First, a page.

12. The appellant did not attend the hearing before Judge Graham in 2010. It is clear from that decision that the judge scribed significance to the Sprakab report - see paragraph 30 - although noted at paragraph 32 that the appellant had not been provided with an audio copy of the recording, which he should have been. The judge also analysed the contents of the appellant's asylum interview and witness statements, finding the account provided by the appellant to lack credibility. The appellant's 2014 fresh claim was based on his human rights claim, rather than a renewed protection claim.
13. In support of his fresh claim in 2015, the appellant relied on a report dated 11 May 2015 by Dr M. Faulkner, a country expert based at the School of Oriental and African Studies. Dr Faulkner interviewed the appellant and considered the Sprakab report, concluding that it featured a number of weaknesses (see paragraph 20 and following). At paragraph 16 of the current refusal decision, the Secretary of State accepted that Dr Faulkner was an expert in his field, but noted at paragraph 18 that he did not appear to have considered the 'the appeal determination of 13th October 2012' [sic]. That must have been a reference to Judge Graham's decision, promulgated on 27 October 2010, following a hearing on 13 October 2010. There has not been a decision dated 13 October 2012 in these proceedings. Because Dr Faulkner had not considered Judge Graham's decision, his report attracted less weight, considered the Secretary of State. The report did not resolve Judge Graham's concerns about the appellant's lack of knowledge of Somalia, and nor did it resolve the broader credibility issues raised by the judge in that decision. The fresh claim was refused.
14. In the appeal below, the appellant relied on an addendum report from Dr Faulkner dated 10 March 2020, in which Dr Faulkner sought to address the concerns raised by the Secretary of State in her decision. He addressed the fact that Judge Graham did not have the benefit of hearing evidence from the appellant, while noting that much of the judgment was 'taken up with matters that are outside of my limited area of expertise' (paragraph 8). The appellant had been homeless at the time of the appeal and did not receive the notice of the hearing. Dr Faulkner scrutinised the Sprakab report, and addressed a number of other concerns. Part of the appellant's 2015 fresh claim had relied upon a Somali birth certificate dated 20 November 1980. The Secretary of State had rejected the reliability of the document, as no details had been provided as to its provenance. Dr Faulkner said he was unable to authenticate the document, but observed that he found it odd that a poor fisherman would have travelled to Mogadishu, the location of the issuing authority, to obtain the document.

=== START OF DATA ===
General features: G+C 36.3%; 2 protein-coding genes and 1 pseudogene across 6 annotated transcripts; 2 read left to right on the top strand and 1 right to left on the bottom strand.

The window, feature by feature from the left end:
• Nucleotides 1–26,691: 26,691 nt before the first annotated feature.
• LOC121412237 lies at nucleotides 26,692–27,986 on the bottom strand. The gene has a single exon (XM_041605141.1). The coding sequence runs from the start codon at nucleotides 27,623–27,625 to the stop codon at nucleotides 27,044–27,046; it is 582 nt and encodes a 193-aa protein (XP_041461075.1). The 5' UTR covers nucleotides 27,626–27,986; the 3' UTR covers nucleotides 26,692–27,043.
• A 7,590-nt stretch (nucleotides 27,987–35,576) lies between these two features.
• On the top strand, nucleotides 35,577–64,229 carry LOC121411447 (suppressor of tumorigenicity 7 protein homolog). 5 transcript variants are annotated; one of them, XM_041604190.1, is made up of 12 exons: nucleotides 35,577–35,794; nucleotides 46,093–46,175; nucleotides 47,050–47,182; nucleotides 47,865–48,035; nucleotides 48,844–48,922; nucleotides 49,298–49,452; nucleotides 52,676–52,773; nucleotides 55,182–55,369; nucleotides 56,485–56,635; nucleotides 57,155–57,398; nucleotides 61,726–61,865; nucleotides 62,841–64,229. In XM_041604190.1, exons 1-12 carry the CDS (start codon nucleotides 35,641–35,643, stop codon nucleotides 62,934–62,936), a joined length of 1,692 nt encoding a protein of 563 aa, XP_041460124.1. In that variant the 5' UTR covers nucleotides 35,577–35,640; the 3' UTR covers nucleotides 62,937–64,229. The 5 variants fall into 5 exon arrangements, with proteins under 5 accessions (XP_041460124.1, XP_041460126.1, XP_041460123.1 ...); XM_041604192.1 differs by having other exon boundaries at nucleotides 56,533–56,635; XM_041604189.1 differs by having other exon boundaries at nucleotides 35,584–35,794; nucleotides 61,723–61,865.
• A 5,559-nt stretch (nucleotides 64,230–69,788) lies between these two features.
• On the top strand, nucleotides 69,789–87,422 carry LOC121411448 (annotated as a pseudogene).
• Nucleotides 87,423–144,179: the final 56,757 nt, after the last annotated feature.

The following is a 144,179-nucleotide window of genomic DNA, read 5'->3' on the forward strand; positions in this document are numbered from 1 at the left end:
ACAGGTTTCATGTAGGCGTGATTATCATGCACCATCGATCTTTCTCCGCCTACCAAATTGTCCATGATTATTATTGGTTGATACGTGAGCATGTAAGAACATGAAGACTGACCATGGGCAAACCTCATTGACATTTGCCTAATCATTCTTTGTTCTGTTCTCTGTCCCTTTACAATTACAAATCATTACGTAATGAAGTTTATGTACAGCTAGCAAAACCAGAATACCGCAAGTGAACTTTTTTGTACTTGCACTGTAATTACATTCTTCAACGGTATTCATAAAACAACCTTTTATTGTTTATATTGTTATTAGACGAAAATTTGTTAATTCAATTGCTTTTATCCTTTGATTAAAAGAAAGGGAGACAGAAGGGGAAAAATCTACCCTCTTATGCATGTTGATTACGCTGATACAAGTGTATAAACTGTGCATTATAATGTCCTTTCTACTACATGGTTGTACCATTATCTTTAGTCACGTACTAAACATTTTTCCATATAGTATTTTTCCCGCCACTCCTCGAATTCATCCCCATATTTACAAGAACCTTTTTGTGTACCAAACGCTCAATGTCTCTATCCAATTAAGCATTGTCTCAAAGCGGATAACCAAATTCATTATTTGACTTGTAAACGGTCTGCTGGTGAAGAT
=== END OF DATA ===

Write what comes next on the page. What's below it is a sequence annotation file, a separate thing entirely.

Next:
The decision of the First-tier Tribunal
15. At paragraph 10, Judge Hawden-Beal said:
"At the start of the hearing it was agreed by the parties that if I found the appellant to be of Bajuni ethnicity, it follows that he will be at risk of persecution as per paragraph 36 of MOJ & Ors (Return to Mogadishu) Somalia CG [2014] UKUT 00442 (IAC)."
16. The judge took as her starting point the findings made by Judge Graham in 2010. She noted that the appellant had been homeless at the time of that appeal, and so would not have received the notice of the hearing. She heard the appellant give evidence and was satisfied that the appellant had not been trafficked [39]. The judge compared the different accounts provided by the appellant to the respondent, Judge Graham, and herself [43], and rejected much of what the appellant had said about his history [44]. At [45] she said that, although she had rejected aspects of his credibility, 'that will not make a jot of difference if I find him to be a member of the minority Bajuni clan from Somalia.' She analysed the Sprakab report, Judge Graham's findings, and the two Faulkner reports. Having outlined the contents and analysis of the Faulkner reports, she highlighted his observations that it was unusual for a poor fisherman to have had his birth registered in Mogadishu [53]. The judge noted that the only reason the Secretary of State placed less weight on the Faulkner report was because it had been drafted without the benefit of Judge Graham's decision. The judge now had Dr Faulkner's addendum report which considered that judgment. At [57] she explained why she preferred the Faulkner reports to the Sprakab report, noting at [58] that the Faulkner reports post-dated Judge Graham's judgment. The judge reached her operative conclusions at [59]; the appellant's account of events prior to 1998 had by 'by and large' been consistent. The appellant had been claiming to be of Bajuni ethnicity since 2009. Dr Faulkner was acknowledged by the Secretary of State to be an expert [60]; he had engaged with Judge Graham's findings. The judge accepted the appellant to be of the Bajuni ethnicity and allowed the appeal, the presenting officer having conceded that that was all that was necessary for the appeal to be allowed: see [10] of her decision, quoted at paragraph 15, above.
Grounds of appeal
17. The Secretary of State appeals on two grounds.
18. First, that she failed to give adequate reasons on a material matter. The grounds contend that the judge failed to deal with the fact the appellant's Tanzanian passport had previously been accepted by the Tanzanian authorities as evidence of his identity. It was an error to prefer the reports of Dr Faulkner over the Sprakab report, and the judge failed to give adequate reasons for preferring one over the other.